I stopped by a farm yard to take pictures of frost blowing off tree limbs and falling in puffs of prismatic crystals and tried to catch up with a pair of coyotes I saw running across a field. Not sure what they were fleeing from but they were at a dead run when I spotted them so I’m pretty sure it wasn’t me.

I watched a rough-legged hawk drop out of the sky and land in a stream of blowing snow as it pounced on a mouse or vole but by the time I got the camera aimed it had flown off with its prize in its claws. Cattle rattled their way through a cron field not far beyond, the steam of their backlit breath torn away by the increasing wind.

And then I saw Chief Mountain on the far southern horizon.

Something that, from my vantage point near Brant should have been impossible.

Chief Mountain lies about 150km to the south, just across the Montana border. On a good day you can see it from the rise of land between Nanton and Stavely but even then it’s just a nubbin on the horizon.

Not only was I about 40km further north, I was in a valley below a ridge that blocked the southern view. On top of that, cloud was starting to move in.

But it was chinook cloud.

What was happening was that I was seeing a diffraction effect, like what happens when you put a stick in clear water and it seems to bend. The warmer air from the chinook was blowing over top of the cold air in the valley and the light was bending as it passed through the varying air densities making it possible for things beyond the horizon to become visible.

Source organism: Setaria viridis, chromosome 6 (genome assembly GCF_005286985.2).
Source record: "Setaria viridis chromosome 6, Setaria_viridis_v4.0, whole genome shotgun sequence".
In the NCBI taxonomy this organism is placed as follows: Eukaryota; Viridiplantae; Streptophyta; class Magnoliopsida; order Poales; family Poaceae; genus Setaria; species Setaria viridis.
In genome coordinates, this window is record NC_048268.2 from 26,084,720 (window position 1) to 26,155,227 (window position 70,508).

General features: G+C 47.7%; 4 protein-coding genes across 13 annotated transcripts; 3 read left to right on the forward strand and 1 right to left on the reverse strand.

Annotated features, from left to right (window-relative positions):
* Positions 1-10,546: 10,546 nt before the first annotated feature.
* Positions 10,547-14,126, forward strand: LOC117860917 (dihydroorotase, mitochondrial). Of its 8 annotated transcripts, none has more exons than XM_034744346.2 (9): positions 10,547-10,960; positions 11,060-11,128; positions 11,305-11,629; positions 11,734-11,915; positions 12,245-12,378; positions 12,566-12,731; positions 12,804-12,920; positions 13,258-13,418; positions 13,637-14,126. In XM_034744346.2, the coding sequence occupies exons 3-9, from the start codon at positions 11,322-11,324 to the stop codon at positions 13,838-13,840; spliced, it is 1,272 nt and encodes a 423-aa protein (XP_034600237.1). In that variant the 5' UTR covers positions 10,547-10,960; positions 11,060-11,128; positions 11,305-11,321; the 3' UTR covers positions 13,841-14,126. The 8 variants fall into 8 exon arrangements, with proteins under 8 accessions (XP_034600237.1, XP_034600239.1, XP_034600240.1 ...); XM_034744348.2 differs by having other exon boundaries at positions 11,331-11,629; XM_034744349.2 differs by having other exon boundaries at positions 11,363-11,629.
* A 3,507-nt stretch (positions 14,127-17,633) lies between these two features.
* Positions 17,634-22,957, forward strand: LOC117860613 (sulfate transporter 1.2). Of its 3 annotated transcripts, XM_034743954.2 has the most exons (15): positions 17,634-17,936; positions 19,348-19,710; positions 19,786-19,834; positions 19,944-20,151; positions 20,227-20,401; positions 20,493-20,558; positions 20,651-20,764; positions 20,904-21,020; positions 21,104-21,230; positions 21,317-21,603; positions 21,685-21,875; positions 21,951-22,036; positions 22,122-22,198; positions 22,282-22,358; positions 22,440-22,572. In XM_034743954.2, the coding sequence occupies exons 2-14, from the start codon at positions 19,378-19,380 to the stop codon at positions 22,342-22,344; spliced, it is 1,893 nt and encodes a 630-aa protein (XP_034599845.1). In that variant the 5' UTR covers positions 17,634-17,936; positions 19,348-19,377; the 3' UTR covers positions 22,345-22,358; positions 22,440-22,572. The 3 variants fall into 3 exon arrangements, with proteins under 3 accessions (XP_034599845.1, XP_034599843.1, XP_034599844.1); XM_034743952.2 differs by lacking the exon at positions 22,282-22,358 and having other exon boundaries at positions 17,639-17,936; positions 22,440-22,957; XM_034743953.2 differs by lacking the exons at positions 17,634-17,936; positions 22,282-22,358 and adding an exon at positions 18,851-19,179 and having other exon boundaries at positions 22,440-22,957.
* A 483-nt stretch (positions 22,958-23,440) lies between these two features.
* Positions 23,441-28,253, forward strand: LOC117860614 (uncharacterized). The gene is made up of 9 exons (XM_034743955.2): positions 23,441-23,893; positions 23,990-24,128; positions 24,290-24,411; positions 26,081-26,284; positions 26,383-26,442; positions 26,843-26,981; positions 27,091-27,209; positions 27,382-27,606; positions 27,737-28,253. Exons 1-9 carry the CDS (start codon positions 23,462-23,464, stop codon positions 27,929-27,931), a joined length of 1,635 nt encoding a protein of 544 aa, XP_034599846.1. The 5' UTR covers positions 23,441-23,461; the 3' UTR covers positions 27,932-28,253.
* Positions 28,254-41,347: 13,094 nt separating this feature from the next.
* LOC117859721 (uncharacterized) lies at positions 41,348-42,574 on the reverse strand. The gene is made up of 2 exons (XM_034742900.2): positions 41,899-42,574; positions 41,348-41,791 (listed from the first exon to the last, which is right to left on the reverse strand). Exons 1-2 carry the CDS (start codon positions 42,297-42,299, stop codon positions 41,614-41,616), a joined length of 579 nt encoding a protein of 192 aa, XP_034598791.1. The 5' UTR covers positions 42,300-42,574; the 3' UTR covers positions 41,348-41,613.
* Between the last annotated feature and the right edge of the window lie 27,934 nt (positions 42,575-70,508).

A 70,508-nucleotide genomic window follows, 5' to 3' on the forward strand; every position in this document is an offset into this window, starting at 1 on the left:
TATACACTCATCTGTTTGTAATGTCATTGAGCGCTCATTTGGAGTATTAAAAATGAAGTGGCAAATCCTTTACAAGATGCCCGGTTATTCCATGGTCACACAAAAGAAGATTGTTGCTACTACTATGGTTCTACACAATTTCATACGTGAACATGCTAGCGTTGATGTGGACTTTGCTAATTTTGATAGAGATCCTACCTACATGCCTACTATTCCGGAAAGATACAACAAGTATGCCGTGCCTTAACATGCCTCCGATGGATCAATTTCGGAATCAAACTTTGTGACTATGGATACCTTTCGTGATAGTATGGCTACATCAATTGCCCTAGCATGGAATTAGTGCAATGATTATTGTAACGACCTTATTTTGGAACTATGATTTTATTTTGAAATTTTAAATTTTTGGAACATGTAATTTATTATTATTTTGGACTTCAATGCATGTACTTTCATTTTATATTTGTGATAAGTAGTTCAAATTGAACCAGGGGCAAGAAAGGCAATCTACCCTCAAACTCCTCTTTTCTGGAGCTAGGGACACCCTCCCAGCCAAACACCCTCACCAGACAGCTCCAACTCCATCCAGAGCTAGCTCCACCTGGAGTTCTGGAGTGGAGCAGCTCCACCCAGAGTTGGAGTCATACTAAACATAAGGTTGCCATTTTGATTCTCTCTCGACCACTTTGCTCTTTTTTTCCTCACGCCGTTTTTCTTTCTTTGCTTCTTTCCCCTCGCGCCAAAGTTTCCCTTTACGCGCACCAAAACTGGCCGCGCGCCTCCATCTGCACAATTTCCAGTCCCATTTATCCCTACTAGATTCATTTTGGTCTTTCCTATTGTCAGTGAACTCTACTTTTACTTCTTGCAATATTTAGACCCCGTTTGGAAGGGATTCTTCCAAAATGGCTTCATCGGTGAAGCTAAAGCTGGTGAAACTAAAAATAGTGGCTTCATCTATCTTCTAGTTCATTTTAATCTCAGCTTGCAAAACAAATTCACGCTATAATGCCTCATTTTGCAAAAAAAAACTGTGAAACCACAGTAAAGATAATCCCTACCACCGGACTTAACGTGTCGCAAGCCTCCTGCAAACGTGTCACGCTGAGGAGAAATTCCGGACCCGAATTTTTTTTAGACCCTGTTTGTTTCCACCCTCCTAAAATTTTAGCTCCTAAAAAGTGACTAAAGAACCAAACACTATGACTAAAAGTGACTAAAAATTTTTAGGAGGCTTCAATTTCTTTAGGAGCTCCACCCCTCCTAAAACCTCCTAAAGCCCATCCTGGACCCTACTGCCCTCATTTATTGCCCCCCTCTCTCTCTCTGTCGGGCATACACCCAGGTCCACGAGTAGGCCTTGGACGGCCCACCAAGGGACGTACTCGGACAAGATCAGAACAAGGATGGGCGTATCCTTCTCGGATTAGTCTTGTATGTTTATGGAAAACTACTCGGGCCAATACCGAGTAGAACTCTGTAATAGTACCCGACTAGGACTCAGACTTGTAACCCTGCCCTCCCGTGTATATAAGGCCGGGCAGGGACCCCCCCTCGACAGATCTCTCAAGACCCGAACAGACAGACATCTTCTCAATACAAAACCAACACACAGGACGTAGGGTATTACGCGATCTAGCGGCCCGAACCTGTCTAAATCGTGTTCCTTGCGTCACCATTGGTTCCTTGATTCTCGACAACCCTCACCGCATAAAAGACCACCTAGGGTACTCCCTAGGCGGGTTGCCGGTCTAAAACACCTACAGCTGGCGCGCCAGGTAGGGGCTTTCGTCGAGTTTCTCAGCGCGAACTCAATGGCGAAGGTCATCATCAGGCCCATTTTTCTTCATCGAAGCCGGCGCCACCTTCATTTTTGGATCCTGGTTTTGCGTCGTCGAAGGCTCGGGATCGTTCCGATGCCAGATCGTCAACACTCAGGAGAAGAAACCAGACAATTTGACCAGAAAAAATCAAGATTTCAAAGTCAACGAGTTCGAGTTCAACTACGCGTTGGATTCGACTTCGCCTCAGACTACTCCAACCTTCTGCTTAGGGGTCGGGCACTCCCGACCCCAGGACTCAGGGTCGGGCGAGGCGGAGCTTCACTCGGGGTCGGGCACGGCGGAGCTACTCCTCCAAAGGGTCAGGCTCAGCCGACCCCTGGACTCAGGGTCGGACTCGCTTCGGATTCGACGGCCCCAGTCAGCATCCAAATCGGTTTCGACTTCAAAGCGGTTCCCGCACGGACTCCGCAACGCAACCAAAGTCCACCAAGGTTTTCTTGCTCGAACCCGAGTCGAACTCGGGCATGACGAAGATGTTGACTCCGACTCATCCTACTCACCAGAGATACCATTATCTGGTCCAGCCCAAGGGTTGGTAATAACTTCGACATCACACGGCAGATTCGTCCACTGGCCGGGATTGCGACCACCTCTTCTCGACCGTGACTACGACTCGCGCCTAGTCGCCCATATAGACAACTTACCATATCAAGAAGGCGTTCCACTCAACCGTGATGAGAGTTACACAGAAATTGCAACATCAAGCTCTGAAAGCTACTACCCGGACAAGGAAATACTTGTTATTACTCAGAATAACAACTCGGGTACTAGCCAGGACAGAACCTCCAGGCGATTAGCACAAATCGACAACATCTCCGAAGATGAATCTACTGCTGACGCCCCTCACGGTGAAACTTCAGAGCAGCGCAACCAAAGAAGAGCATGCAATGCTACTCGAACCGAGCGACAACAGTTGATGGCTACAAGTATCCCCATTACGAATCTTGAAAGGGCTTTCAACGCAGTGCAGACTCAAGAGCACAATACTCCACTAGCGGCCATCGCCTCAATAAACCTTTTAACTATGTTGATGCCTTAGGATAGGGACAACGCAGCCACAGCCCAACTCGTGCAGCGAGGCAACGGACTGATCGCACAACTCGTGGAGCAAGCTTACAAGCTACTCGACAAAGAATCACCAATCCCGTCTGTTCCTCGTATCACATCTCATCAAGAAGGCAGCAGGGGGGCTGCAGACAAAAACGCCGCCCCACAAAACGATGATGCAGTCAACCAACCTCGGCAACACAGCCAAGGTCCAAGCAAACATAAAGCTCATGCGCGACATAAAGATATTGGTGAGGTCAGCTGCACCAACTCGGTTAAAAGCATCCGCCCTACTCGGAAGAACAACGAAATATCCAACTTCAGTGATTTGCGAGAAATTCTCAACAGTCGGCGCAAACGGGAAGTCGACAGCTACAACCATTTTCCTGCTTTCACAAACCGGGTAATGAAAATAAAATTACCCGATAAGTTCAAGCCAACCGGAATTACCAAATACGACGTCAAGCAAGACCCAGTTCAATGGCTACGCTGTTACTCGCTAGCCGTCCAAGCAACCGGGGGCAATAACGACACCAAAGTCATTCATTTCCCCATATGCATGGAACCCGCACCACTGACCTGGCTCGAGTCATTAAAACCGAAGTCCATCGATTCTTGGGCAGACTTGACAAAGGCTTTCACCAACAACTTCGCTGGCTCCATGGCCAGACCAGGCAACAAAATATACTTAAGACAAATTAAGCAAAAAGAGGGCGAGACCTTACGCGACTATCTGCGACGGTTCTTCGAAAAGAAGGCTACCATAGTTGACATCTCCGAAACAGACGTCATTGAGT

So I could see actually see Chief Mountain. But it was a mirage.

And it wasn’t the only one.

Off to the west I could see the land dancing below the mountains, dark lines moving side to side like a bar code as the chinook rolled in. Hills turned from round to square, power poles seemed to grow and stretch upward, cattle walked on shimmering air.

Through the compression of perspective caused by my long lens, I could actually see the varying air densities mixing as I looked toward the Porcupine Hills. The barn in the foreground stayed in focus while the air behind it looked like a mountain stream running over cobbles. I tried for a picture of Chief Mountain but it had already disappeared as the warm air flooded into a different patch of cold.

The wind began to roar. First it was just gusts, then it turned steady and began to climb. Snow started to fly and soon the road in front of me started drifting over. The sun dropped behind a ridge of chinook cloud and then popped out again as I stopped to photograph mule deer in a field.

The wind might have been out of the west and it was definitely a chinook wind but it had a lot of cold air to shove out of the way and it was frigid as I rolled down the truck windows.

By now, too, the mirages had gone, the air densities mixed thoroughly as the wind hammered its way from west to east. Chief Mountain was back where it belonged. I headed toward home with the hope that 2017 turns out a lot better than 2016 did.

I’m confident that it will. And I’m equally sure that it won’t be a mirage.

Happy New Year!


DECEMBER 27, 2016